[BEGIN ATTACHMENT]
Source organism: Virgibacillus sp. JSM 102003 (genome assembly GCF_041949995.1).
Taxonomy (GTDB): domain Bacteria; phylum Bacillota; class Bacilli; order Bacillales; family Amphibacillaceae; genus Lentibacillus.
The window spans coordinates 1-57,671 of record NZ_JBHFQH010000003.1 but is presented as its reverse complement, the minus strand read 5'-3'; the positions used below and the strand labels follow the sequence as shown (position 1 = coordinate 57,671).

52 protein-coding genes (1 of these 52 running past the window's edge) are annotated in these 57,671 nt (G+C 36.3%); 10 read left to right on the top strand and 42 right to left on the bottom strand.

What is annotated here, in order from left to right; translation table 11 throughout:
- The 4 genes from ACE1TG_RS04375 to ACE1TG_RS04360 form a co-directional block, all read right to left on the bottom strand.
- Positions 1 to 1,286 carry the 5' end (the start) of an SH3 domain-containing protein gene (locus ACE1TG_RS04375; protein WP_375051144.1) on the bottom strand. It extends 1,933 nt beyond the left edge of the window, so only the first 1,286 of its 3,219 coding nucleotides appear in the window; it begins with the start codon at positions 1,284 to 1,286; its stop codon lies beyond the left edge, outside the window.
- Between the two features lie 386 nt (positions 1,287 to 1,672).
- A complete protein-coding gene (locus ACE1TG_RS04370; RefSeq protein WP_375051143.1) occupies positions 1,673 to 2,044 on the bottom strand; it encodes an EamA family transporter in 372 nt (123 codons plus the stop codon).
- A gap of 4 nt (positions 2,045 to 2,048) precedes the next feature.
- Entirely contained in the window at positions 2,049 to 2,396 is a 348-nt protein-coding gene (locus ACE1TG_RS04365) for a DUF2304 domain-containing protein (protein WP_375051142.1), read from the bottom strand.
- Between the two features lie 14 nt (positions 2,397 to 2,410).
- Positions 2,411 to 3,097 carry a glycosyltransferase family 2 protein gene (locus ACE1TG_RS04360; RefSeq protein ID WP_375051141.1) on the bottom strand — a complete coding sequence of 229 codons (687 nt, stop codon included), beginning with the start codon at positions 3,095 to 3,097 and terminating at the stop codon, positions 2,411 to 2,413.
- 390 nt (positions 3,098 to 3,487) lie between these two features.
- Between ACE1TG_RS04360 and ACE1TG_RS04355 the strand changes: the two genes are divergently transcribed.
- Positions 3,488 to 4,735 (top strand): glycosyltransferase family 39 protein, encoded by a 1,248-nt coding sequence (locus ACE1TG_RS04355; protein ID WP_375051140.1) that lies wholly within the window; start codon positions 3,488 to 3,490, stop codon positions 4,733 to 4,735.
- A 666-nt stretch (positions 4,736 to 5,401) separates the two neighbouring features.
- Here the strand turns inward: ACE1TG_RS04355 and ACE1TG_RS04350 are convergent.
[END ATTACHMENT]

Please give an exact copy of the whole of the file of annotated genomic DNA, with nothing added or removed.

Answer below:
Source organism: Virgibacillus sp. JSM 102003 (genome assembly GCF_041949995.1).
Taxonomy (GTDB): domain Bacteria; phylum Bacillota; class Bacilli; order Bacillales; family Amphibacillaceae; genus Lentibacillus.
The window spans coordinates 1-57,671 of record NZ_JBHFQH010000003.1 but is presented as its reverse complement, the minus strand read 5'-3'; the positions used below and the strand labels follow the sequence as shown (position 1 = coordinate 57,671).

52 protein-coding genes (1 of these 52 running past the window's edge) are annotated in these 57,671 nt (G+C 36.3%); 10 read left to right on the top strand and 42 right to left on the bottom strand.

What is annotated here, in order from left to right; translation table 11 throughout:
- The 4 genes from ACE1TG_RS04375 to ACE1TG_RS04360 form a co-directional block, all read right to left on the bottom strand.
- Positions 1 to 1,286 carry the 5' end (the start) of an SH3 domain-containing protein gene (locus ACE1TG_RS04375; protein WP_375051144.1) on the bottom strand. It extends 1,933 nt beyond the left edge of the window, so only the first 1,286 of its 3,219 coding nucleotides appear in the window; it begins with the start codon at positions 1,284 to 1,286; its stop codon lies beyond the left edge, outside the window.
- Between the two features lie 386 nt (positions 1,287 to 1,672).
- A complete protein-coding gene (locus ACE1TG_RS04370; RefSeq protein WP_375051143.1) occupies positions 1,673 to 2,044 on the bottom strand; it encodes an EamA family transporter in 372 nt (123 codons plus the stop codon).
- A gap of 4 nt (positions 2,045 to 2,048) precedes the next feature.
- Entirely contained in the window at positions 2,049 to 2,396 is a 348-nt protein-coding gene (locus ACE1TG_RS04365) for a DUF2304 domain-containing protein (protein WP_375051142.1), read from the bottom strand.
- Between the two features lie 14 nt (positions 2,397 to 2,410).
- Positions 2,411 to 3,097 carry a glycosyltransferase family 2 protein gene (locus ACE1TG_RS04360; RefSeq protein ID WP_375051141.1) on the bottom strand — a complete coding sequence of 229 codons (687 nt, stop codon included), beginning with the start codon at positions 3,095 to 3,097 and terminating at the stop codon, positions 2,411 to 2,413.
- 390 nt (positions 3,098 to 3,487) lie between these two features.
- Between ACE1TG_RS04360 and ACE1TG_RS04355 the strand changes: the two genes are divergently transcribed.
- Positions 3,488 to 4,735 (top strand): glycosyltransferase family 39 protein, encoded by a 1,248-nt coding sequence (locus ACE1TG_RS04355; protein ID WP_375051140.1) that lies wholly within the window; start codon positions 3,488 to 3,490, stop codon positions 4,733 to 4,735.
- A 666-nt stretch (positions 4,736 to 5,401) separates the two neighbouring features.
- Here the strand turns inward: ACE1TG_RS04355 and ACE1TG_RS04350 are convergent.